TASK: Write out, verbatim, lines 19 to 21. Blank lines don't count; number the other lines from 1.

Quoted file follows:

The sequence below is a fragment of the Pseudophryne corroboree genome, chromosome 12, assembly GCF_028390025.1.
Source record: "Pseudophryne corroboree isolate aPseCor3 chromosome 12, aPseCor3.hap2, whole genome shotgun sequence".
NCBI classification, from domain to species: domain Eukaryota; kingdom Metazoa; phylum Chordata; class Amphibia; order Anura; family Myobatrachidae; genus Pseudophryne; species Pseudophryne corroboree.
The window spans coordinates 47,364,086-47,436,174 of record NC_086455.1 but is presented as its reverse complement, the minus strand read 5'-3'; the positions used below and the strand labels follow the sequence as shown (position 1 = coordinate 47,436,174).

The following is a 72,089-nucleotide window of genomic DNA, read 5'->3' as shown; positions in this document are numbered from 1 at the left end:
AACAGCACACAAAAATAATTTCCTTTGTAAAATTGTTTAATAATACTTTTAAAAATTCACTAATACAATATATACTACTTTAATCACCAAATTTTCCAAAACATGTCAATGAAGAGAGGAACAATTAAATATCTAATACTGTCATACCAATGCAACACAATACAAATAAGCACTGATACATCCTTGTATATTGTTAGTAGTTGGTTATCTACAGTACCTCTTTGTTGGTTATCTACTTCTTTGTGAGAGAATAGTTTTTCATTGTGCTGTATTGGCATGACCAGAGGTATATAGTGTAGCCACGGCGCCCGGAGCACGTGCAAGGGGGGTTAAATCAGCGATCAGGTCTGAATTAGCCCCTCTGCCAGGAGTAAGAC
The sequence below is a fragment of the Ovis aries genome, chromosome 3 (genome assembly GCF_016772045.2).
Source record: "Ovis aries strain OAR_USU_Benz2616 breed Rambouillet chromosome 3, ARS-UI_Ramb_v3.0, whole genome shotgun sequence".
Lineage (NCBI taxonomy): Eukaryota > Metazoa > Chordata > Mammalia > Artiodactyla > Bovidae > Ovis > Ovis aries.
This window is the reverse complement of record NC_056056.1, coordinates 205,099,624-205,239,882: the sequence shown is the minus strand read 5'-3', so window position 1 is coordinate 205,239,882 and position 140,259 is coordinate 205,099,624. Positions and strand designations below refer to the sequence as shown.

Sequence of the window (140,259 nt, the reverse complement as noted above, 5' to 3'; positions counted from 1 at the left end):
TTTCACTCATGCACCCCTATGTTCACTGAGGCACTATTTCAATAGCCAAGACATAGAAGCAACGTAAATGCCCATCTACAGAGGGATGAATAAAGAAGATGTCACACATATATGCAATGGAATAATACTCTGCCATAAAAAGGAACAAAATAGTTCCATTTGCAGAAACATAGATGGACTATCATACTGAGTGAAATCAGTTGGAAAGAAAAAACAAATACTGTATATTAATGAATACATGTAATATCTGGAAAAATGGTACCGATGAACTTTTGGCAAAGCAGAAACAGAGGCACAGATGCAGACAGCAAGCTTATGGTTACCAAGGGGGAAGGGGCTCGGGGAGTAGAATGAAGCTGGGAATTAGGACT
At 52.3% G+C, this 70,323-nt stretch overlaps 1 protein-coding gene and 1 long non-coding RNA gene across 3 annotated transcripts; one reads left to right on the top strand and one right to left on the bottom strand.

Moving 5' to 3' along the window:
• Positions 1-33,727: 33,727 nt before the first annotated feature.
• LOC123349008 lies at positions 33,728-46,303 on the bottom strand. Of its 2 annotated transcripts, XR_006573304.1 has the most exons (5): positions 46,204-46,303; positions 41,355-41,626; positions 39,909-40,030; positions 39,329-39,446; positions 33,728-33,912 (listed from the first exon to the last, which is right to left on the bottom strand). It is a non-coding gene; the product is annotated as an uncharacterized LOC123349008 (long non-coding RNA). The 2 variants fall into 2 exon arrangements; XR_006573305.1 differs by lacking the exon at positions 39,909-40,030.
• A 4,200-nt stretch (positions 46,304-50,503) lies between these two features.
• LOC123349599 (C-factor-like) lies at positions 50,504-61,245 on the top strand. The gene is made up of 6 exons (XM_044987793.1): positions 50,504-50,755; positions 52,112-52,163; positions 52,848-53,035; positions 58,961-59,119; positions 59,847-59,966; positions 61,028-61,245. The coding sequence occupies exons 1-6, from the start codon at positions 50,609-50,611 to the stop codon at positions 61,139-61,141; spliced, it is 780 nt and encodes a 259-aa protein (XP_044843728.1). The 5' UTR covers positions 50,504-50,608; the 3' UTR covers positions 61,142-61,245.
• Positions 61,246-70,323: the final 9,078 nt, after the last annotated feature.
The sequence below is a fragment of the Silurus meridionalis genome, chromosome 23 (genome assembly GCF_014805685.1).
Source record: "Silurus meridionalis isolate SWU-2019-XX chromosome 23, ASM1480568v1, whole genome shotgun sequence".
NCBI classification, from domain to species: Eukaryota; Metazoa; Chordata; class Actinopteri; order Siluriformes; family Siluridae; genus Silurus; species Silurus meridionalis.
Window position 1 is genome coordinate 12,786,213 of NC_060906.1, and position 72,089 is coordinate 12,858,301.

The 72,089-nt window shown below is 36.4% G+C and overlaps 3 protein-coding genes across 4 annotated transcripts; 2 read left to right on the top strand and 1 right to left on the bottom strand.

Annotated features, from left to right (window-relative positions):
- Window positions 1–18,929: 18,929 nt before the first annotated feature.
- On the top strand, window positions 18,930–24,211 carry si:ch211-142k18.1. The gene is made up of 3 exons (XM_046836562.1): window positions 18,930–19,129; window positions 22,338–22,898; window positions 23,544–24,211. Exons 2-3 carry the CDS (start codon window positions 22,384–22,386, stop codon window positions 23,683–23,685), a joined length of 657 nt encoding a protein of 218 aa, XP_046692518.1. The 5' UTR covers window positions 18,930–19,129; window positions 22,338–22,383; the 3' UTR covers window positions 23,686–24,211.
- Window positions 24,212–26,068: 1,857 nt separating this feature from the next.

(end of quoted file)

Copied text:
• Positions 61,246-70,323: the final 9,078 nt, after the last annotated feature.
The sequence below is a fragment of the Silurus meridionalis genome, chromosome 23 (genome assembly GCF_014805685.1).
Source record: "Silurus meridionalis isolate SWU-2019-XX chromosome 23, ASM1480568v1, whole genome shotgun sequence".